In computer science, this is called defensive programming.  The programmer first attempts to determine ways that a particular operation might fail then tries to write code to address each one so that the application is able to recover without crashing or losing data.

Engineers do this, too.  They use redundant safety features so that if something fails there's something else to step in and take over to prevent additional damage to a machine or reduce the risk of injury for people.

Again, though, people in non-technical careers need these skills, too.  Going back to the financial planner, a solid investment strategy tries to divest into a number of different positions so that something is always gaining (or is at least stable!) if the economic landscape changes.

When students are working on authentic, real-world problems, they are learning to anticipate and attempt to prevent certain types of negative outcomes.

Dealing with Failure

Even with the best efforts, things don't always go as we'd hoped they would.  A defensive programmer might anticipate all the ways they think a user might use the application, but there'll often be something a user will do that no one thought about.

When I explain how I evaluate STEM kits, I encourage parents to look for products that allow for incorrect assembly or operation.  For example, if given the choice between a robot kit with an enclosed microcontroller and lots of socketed connections and another with a bare Arduino, breadboard, and jumper wires, I would choose the latter.  The former will be easier and quicker to complete, but the student will learn less about the parts and pieces that make it work.  Additionally, it is virtually impossible to put it together incorrectly, so there's no chance to develop troubleshooting skills.  When one has to really think about how the components go together, they tend to work more slowly and more carefully.  They learn to look over what they have done to ensure it is correct.  If it doesn't work, they then have to figure out why it isn't working and what might be wrong.

This is something we do all the time in everyday life.  If the car starts making a weird noise, we have to decide whether it is safe to drive and how long before we need to take it to the mechanic.  We have to use our knowledge of what "normal" operation looks, feels, and sounds like to try to determine what might be wrong.  If our children are sick, we have to decide whether they need to see a doctor or go to the hospital.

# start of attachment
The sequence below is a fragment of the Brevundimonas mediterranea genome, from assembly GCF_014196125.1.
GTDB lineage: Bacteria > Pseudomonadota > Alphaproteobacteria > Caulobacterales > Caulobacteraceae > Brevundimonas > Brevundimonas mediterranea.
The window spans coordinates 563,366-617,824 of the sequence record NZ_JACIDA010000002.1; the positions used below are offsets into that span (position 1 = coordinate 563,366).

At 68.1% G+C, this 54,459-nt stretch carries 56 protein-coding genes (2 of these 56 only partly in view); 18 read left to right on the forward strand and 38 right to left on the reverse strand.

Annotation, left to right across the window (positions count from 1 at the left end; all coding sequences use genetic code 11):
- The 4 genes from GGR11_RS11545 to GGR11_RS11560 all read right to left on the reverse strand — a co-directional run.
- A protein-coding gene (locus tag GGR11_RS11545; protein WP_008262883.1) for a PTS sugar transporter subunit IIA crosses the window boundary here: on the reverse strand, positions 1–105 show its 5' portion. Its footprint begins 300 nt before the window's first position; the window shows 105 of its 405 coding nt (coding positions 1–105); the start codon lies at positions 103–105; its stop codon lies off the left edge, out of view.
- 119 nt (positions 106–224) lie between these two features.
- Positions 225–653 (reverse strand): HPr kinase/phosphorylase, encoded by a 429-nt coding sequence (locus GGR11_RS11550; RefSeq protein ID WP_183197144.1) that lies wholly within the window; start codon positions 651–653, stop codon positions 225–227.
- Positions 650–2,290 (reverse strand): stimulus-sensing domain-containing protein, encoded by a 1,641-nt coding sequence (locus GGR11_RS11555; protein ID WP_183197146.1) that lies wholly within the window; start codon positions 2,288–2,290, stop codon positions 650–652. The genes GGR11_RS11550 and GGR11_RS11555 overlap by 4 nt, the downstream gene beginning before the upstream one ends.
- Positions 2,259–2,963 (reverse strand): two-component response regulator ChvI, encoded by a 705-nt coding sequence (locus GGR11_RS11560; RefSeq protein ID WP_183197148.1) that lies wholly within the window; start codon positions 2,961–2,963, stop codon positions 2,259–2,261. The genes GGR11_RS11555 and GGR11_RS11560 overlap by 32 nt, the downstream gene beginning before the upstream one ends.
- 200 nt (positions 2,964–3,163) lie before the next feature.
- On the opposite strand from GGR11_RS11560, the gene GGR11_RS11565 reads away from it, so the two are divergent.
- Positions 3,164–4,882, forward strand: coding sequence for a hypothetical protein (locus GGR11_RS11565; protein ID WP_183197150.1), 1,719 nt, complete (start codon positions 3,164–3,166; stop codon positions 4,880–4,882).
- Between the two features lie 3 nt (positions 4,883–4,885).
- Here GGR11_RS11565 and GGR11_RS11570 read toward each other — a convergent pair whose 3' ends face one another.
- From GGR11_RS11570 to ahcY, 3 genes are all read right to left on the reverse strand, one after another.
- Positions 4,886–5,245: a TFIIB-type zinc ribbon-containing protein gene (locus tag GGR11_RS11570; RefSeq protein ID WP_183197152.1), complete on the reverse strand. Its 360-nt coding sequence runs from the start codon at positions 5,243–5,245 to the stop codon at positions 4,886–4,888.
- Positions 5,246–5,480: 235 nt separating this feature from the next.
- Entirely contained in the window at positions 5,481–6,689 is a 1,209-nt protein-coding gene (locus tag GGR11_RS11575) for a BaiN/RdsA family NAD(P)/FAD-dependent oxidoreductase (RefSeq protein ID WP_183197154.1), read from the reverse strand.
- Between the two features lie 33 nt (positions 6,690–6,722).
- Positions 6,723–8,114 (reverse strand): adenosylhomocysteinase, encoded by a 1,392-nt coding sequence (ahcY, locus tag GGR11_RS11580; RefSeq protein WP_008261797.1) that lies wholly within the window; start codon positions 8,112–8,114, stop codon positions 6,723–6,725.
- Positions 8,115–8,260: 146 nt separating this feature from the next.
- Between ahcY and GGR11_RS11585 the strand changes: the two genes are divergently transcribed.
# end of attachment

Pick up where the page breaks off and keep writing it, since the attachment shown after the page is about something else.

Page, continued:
STEM projects where things can fail actually teach two things.  First, we learn that failure is normal, acceptable, and often to be expected.  The word generally has a negative connotation, but it really shouldn't.  Failure happens!  Second, we learn how to analyze what has failed in order to fix the problem.  This helps us better understand the thing that failed, thus giving us valuable experience we can use in similar situations in the future.  In fact, I believe we learn more from failures than from successes!

Career Opportunities

When one thinks of the career paths open to one with a STEM background, one generally thinks of the computer programmer or engineer.  Each of these, though, is really many fields.  For example, a computer programmer might work in software testing, game development, or cybersecurity.  Engineering includes such fields as aeronautical, biomedical, chemical, civil, industrial, and mechanical.

However, as I've pointed out above, even non-technical fields like financial planners, social scientists, and insurance actuaries also have need to apply skills that are developed through STEM education.  A 2017 report from the United States Department of Commerce found that those with a STEM degree earn as much as 12% more than those with non-STEM degrees even when they work in the same job!  Further, those that work in STEM fields may earn 29% more than those in non-STEM fields.

See, it's true.  One really can do anything with a background in STEM!  The skills one develops by engaging in authentic, interdisciplinary, project-based learning will transfer to nearly any career field and make one more confident and more capable when dealing with everyday life.